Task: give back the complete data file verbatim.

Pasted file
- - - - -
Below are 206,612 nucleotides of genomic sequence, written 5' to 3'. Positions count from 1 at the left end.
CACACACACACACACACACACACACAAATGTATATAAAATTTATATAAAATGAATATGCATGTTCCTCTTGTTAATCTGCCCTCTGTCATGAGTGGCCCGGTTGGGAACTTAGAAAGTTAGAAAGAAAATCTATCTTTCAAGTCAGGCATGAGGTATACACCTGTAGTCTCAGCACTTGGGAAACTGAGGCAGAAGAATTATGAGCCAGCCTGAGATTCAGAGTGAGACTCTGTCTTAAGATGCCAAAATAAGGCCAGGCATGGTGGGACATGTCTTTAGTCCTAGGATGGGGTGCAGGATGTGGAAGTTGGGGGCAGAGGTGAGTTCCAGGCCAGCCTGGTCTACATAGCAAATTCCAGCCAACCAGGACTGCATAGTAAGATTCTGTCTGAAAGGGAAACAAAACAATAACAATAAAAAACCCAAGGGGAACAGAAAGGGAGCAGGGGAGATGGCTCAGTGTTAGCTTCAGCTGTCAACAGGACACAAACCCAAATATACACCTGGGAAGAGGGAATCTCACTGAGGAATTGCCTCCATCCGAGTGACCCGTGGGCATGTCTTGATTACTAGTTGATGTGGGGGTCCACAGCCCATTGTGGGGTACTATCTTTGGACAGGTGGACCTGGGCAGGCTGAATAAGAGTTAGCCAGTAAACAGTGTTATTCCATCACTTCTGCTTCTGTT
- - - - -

Below are 206,612 nucleotides of genomic sequence, written 5' to 3'. Positions count from 1 at the left end.
CACACACACACACACACACACACACAAATGTATATAAAATTTATATAAAATGAATATGCATGTTCCTCTTGTTAATCTGCCCTCTGTCATGAGTGGCCCGGTTGGGAACTTAGAAAGTTAGAAAGAAAATCTATCTTTCAAGTCAGGCATGAGGTATACACCTGTAGTCTCAGCACTTGGGAAACTGAGGCAGAAGAATTATGAGCCAGCCTGAGATTCAGAGTGAGACTCTGTCTTAAGATGCCAAAATAAGGCCAGGCATGGTGGGACATGTCTTTAGTCCTAGGATGGGGTGCAGGATGTGGAAGTTGGGGGCAGAGGTGAGTTCCAGGCCAGCCTGGTCTACATAGCAAATTCCAGCCAACCAGGACTGCATAGTAAGATTCTGTCTGAAAGGGAAACAAAACAATAACAATAAAAAACCCAAGGGGAACAGAAAGGGAGCAGGGGAGATGGCTCAGTGTTAGCTTCAGCTGTCAACAGGACACAAACCCAAATATACACCTGGGAAGAGGGAATCTCACTGAGGAATTGCCTCCATCCGAGTGACCCGTGGGCATGTCTTGATTACTAGTTGATGTGGGGGTCCACAGCCCATTGTGGGGTACTATCTTTGGACAGGTGGACCTGGGCAGGCTGAATAAGAGTTAGCCAGTAAACAGTGTTATTCCATCACTTCTGCTTCTGTT